a girl about town

Oh, the places I'll go!

0 notes

Just got back from a long weekend in Prague, or as the locals call it, Praha. Once again I am completely unsure which country I have visited is my favorite; however, Prague is definitely somewhere on the top of my list. 

For the price of a normal hostel in most other countries, six of my friends and I rented an apartment for five days that slept 12 people; had a full kitchen, dinning and living room equipped with a plasma screen TV; had an outdoor balcony deck big enough for everyone; and to top it all off…free cleaning services. Luckily for us, the weather wasn’t too unbearably cold and the Christmas villages throughout the city were exceedingly enticing, otherwise we may not have ever left our pimp crib. 

Before we left for Prague, we were warned that the weather would be colder than anything we’ve ever experienced before. Consequently, we all stuffed our bags with oversized flannels, sweaters, lots of layering shirts and leggings, hats, gloves, the works! Our carry-ons were bulging at the seams. To our great surprise when we arrived in Prague the weather was definitely cold but nowhere close to catastrophic. This was an amazing perk considering we toured, a lot. We left our mark on the John Lennon Wall, partook in royal happenings at the Prague Castle, indulged in hot wine and sweet bread while basking in the lights of the Christmas villages scattered throughout the city center, and we did all this before the sun went down…at 3 pm. THIS was something that I simply could not get used to, throughout my entire stay in Prague I had absolutely no sense of time. This was a gift but also definitely a curse. I was stress free smooth sailing for the most part; however, it made things like meal management difficult because my body automatically associates darkness with dinner. This also made touring difficult because the entire time we toured by foot and when the sun went down so did the temperature; therefore, if you didn’t prepare yourself in the morning when it was still mildly cold for the frigid cold of the night, you were not a happy camper.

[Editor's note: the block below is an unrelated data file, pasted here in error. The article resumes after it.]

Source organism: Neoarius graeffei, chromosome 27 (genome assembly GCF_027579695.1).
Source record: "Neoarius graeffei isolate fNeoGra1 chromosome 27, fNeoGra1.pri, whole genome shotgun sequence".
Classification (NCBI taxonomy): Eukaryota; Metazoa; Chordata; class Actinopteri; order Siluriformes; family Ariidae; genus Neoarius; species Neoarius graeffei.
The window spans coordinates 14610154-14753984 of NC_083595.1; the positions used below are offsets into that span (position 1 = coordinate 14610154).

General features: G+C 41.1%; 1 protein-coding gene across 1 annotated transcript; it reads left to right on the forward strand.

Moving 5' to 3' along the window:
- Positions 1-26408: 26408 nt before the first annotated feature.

All in all Prague was a GREAT SUCCESS!!! It’s just very bittersweet to know that that was my last spontaneous trip abroad with the wonderful people I have grown so close to. Only 12 more days till my departure back home, and instead of feeling homesick, I’m already feeling Romesick. 

0 notes

I was absurdly sick last week because I was in denial that I had to wear a jacket outside. Welp Kelsey, news flash it’s practically DECEMBER! In my defense, it has been amazingly warm out for the past few months. In fact, until about last week the coldest it’s been here in Rome has been in the upper 60s. I felt bad because my mom was visiting when during this weather change and I had convinced her a jacket would not be necessary…I even think I laughed at her for even having the idea of “bundling up”. I guess karma really is a bitch because in the end I was the one with the flu. Boo-who. 

0 notes

I am currently sitting in my school’s library attempting to write a research paper. The good thing about libraries is that they are filled with books containing useful knowledge for writing papers such as my own. The bad thing about libraries in Rome is that all the books are in Italian, and when I asked my director where I could find an English library…he laughed. Therefore, I am forced to reference online sources. Granted, these days most people only use online references and books are viewed as ancient, daunting artifacts; however, I personally loath internet research.

SOS

0 notes

Being in Europe has made me appreciate the easy access of virtually anything and everything in America. Grocery stores sell limited supplies and close exceedingly early in Rome, if I know I’m going to be hungry at 6 pm (which I always am) I have to plan accordingly to go to the grocery store by 5 pm before it closes. This is often very difficult considering I usually have class until 6:30 pm. I don’t even bothering going anywhere on Sundays; absolutely nothing is open. 

I guess I am a pampered princess in love with the lavished lifestyle of American convenience. 

0 notes